5. It seems to us that it is not correct to say that the question of adjudication is a purely personal matter which had no connexion with the property of the deceased. When a creditor applies for the adjudication of his debtor, his principal aim is to realize his debts out of the assets of the deceased, which is not a matter concerning the person of the insolvent only. Similarly where a debtor applies to be adjudicated insolvent he intends to have his estate administered and debts paid up and the surplus if any restored to him and himself discharged from all further liability. Even in such a case it cannot be said that the matter is a purely personal one of the insolvent. The general rule of the common law of Tort, actio personalis moritur cum persona, namely, that the personal action dies with the person, and in such a case death puts an end to the right of action, has not been applied and cannot be applied to bankruptcy proceeding. A creditor may be seriously prejudiced if it were to be held that the proceedings terminate automatically on the death of the debtor. He might have applied for the adjudication shortly before the expiry of the period of limitation for his suit expecting that he would recover his debts through the insolvency Court, and the debtor might die after the expiry of the period of limitation. If the application is to abate automatically, the creditor would be left without any remedy. Again where an adjudication order has been passed, if the right to continue the proceeding does not survive, the result would be that the heirs of the debtor would be deprived of their remedy to challenge the order by way of appeal and to take other objections which might have been open to the debtor. We do not think that there is anything in the Provincial Insolvency Act which would justify the view that the death of the debtor or insolvent brings about a complete abatement of the proceeding and there is no right surviving to the heirs of the deceased.
6. Section 75, Provincial Insolvency Act, expressly allows a right of appeal not only to the debtor but to every other person aggrieved by the decision. In the present case the order of adjudication had been appealed against by the insolvent himself and on his death his heirs wish to continue the appeal and to challenge the propriety of the order on the ground that the order should not have been made. If we were to hold that the appeal has abated, the result would be that the heirs would be deprived of the right to challenge the order of adjudication. We find no justification for the view that this is the necessary consequence of the death of the debtor. With great respect we are unable to agree with the view expressed by the Lahore High Court. We accordingly overrule the objection.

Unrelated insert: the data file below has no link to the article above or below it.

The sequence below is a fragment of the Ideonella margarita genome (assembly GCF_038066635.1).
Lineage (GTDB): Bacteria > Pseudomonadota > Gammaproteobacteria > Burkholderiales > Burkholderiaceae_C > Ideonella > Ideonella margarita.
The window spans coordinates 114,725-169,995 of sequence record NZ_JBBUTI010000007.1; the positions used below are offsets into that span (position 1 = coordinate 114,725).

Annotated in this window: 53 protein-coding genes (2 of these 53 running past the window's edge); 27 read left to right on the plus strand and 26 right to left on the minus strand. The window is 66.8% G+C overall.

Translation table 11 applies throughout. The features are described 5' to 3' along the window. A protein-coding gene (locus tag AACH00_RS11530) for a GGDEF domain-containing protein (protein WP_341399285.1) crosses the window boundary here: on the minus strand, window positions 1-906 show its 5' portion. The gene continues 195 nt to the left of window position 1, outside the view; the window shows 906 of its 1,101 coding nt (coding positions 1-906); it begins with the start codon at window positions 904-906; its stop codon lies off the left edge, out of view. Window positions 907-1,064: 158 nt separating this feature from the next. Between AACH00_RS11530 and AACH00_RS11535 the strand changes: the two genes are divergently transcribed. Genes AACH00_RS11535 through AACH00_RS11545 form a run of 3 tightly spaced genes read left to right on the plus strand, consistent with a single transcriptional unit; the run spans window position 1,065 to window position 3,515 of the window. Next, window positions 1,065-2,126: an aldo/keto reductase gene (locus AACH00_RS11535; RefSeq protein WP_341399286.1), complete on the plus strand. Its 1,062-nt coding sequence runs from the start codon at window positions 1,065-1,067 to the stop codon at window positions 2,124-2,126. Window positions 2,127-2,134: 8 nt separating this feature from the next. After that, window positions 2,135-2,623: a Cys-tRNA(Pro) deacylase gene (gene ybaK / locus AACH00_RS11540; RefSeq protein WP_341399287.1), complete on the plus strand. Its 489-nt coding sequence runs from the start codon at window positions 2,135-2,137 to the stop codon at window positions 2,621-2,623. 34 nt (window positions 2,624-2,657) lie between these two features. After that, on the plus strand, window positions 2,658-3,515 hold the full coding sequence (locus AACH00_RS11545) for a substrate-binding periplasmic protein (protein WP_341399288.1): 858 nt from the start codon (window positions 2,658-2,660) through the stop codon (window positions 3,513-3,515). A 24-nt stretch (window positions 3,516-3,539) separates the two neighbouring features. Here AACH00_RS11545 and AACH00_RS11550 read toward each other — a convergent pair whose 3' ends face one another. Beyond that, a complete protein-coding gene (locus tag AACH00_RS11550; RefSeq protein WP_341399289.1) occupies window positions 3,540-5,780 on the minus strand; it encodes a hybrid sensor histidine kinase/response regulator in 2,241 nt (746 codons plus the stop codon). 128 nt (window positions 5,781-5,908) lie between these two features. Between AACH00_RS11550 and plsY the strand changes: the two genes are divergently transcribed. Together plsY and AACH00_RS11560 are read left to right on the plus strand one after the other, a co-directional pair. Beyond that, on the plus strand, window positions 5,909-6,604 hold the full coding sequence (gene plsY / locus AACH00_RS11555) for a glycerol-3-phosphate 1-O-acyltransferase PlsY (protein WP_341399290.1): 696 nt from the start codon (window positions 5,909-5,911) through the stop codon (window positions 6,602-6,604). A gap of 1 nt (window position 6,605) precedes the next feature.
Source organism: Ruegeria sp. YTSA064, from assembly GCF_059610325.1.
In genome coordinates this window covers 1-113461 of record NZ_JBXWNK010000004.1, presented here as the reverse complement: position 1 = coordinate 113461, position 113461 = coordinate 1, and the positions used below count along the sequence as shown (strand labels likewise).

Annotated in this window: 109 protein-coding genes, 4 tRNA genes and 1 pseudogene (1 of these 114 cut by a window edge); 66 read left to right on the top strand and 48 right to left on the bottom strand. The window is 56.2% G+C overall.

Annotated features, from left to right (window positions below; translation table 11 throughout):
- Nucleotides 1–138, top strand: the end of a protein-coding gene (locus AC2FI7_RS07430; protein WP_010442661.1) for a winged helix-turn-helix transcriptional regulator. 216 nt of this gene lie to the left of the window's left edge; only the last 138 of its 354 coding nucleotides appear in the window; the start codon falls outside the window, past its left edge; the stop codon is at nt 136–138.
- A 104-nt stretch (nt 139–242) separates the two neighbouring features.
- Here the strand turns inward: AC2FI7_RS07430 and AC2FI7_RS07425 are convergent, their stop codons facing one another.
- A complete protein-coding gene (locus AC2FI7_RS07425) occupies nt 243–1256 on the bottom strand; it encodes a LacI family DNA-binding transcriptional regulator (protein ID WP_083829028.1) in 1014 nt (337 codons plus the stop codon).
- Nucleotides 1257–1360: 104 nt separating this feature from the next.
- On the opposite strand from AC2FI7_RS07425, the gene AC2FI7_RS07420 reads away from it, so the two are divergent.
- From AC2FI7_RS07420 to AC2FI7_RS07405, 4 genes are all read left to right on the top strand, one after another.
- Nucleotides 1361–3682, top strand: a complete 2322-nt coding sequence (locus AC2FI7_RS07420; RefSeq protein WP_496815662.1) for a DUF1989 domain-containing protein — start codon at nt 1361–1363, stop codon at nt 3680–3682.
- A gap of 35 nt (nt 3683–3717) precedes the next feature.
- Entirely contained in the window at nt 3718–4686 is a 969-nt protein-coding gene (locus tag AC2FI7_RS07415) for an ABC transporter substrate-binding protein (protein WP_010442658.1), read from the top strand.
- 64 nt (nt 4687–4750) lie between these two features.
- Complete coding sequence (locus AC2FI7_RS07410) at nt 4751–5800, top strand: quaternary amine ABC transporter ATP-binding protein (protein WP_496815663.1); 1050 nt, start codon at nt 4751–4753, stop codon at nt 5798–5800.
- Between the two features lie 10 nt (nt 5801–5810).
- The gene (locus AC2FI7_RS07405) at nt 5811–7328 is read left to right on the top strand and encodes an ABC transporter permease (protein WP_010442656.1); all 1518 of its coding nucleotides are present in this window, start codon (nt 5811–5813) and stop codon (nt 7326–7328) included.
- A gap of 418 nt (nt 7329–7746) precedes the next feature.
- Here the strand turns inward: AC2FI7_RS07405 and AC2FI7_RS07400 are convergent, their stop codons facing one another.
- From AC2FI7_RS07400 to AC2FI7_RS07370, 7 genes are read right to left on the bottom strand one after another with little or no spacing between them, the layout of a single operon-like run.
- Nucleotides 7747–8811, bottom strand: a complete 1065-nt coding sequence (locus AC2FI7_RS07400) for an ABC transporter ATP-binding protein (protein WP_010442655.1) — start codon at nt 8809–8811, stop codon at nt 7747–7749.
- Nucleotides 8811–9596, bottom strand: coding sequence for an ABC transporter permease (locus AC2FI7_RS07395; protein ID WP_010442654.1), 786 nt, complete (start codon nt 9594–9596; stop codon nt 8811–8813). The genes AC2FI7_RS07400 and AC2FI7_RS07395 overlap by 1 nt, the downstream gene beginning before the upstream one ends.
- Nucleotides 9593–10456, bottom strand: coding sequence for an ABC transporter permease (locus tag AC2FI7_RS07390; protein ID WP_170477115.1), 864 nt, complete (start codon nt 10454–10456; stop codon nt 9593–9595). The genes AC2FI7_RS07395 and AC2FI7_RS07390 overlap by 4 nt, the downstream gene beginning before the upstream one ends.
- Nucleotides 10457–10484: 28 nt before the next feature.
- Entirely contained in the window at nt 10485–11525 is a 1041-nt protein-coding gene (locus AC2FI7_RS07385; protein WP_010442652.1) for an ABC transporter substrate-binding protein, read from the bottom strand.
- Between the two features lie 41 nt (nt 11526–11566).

7. We now proceed to consider the merits of the appeal. The appeal is based on two grounds that the debtor appellant has not committed an act of insolvency and that the debtor is able to pay his debts. The petitioning creditors were four in number and they held three decrees, one of 1928 amounting now to Rs. 20,000, one of 1932 amounting to over Rs. 4,000, and one of 1927 amounting to Rs. 2,000. The estate of Piare Lal, the alleged insolvent, is now in the hands of a receiver in a partition suit. It is true that for a certain period that estate was paying sufficient inoome for an allowance of Rs. 1,200 per month to be paid to Piare Lal by the receiver, but owing to agricultural depression the income from the estate has declined and the learned District Judge is doubtful as to whether if all the property is sold it will be possible for the debts to be paid. In any case it is quite clear that at present there is no prospect of the debts being paid and the decrees are all lying standing and apparently nothing has been paid on these decrees. We are satisfied, therefore, that it has not been shown by the debtor that he will be able to pay his debts under Section 25, Insolvency Act.
8. Now as regards the alleged acts of insolvency the plaint set out that a notice had been given by a registered post card to applicant 2 on 4th September 1933 that it was not possible for Piare Lal to pay his debts and that he was not going to pay it. The actual terms of this notice were that there were so many debts that he was not able to make payment and it was useless for the creditor addressed to continue to make demands and that he might do whatever he liked in the matter:
Be it known to you that your dunning me over and over for your money is entirely useless. I am now so much indebted that I cannot pay oft my debts. You do what you like. But do not please worry me.
9. The contention in the first place was in para. 7 of the written statement that this creditor Israr Hasan Khan had obtained the signature of Piare Lal on a blank post card. Piare Lal gave evidence but he gave no explanation as to how it was that he came to make his signature on a blank postcard at the instance of a creditor. We cannot conceive that any one would sign on a blank postcard without any reason, and as no reason is given we agree with the lower Court that this evidence is not worthy of credit. Argument was then made that the post card would not amount to an act of insolvency within the meaning of Section 6(g). Section 6(g) requires:
If he gives notice to any of his creditors that he has suspended, or that he is about to suspend, payment of his debts.
10. In Crook v. Morley (1891) A.C. 316, there was a case where a debtor sent to his creditors a letter:
Being unable to meet my engagements as they fall due, I invite your attendance at uncertain place when I will submit a statement of my position for your consideration and decision.
11. That was held by the House of Lords to amount to an act of insolvency. We consider that the post card was almost parallel to that notice and, therefore, we consider that this postcard did amount to an act of insolvency. For these reasons we dismiss this appeal with costs.